As I have pondered these questions over the years, I have come to the conclusion that the issue is not one of whether words should be taught to children, but how! Do we teach words in a hands-off manner and allow children to move toward words on their own? Or do we teach it directly, intentionally, intensively, and sequentially and risk alienating children from words and reading? I think there is a middle ground where word instruction can be direct and intentional, but at the same time joyful, playful, authentic, and connected to real reading.
… word instruction can be direct and intentional, but at the same time joyful, playful, authentic, and connected to real reading.
A few principles for this type of instruction that guided my own thinking on word study are these:
- Word study should be playful and game-like, much like the many games we play as adults.
- Just as patterns in texts help us in reading, patterns in words can help us figure out words. We need to help children see and use word patterns for decoding words and learning word meanings.
- Just as we often learn from building things (e.g. think Legos, Lincoln Logs, doll houses, imaginary cities, fantasy lands, etc.), children can learn how words work by being guided to build or make words.
- Children should have some degree of choice in the words they are to learn. Some words are more important to some children than to others (e.g. think names of family members).
- Some words appear so frequently in reading that they simply need to be learned as quickly as possible through practice in school and at home.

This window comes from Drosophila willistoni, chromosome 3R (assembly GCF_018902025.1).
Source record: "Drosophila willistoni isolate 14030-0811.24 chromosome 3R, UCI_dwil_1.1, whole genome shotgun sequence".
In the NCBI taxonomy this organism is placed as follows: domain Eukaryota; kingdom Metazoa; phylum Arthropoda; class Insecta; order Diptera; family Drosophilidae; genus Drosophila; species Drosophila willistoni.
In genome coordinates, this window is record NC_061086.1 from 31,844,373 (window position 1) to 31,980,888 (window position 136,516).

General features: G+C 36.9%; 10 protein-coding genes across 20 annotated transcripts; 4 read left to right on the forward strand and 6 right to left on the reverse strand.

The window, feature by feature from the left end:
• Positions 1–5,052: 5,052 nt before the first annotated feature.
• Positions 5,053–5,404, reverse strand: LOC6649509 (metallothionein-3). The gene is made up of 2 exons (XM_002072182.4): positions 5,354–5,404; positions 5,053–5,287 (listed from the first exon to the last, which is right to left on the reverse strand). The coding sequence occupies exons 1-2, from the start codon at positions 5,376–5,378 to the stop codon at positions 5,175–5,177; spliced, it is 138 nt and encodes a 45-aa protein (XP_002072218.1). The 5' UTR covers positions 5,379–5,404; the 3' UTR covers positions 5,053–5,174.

We also know that there is not one approach to word instruction that works best for all children. The effectiveness of the instruction depends on individual differences in students as well as in teachers. In a sense, reading and word instruction is part science and part art. Teachers need to choose the instructional approaches that have some degree of validity to them to create instruction that is most effective for their students.
In the upcoming blogs, I would like to explore each of these principles with you and how I have approached them in my own professional work with children and teachers. In the end, though, it is up to you, the individual teacher, to become the instructional artist, to choose the approach or combination of approaches that will best move your students toward proficiency and joy in word study.
Tim Rasinski is a professor of literacy education at Kent State University. His research on reading has been cited by the National Reading Panel and has been published in journals such as Reading Research Quarterly, The Reading Teacher, Reading Psychology, and the Journal of Educational Research. Read more about Rasinski here, or connect with him on Twitter @timrasinski1.
For more from Tim Rasinski, continue to follow us for his exclusive VocabularySpellingCity blog series and be sure to watch a video recording of his webinar “Automaticity (Fluency) in Word Learning Improves Comprehension”
Rasinski’s research on word fluency is cited in the report, “Applying Best Practices For Effective Vocabulary Instruction,” written by VocabularySpellingCity in partnership with McREL International.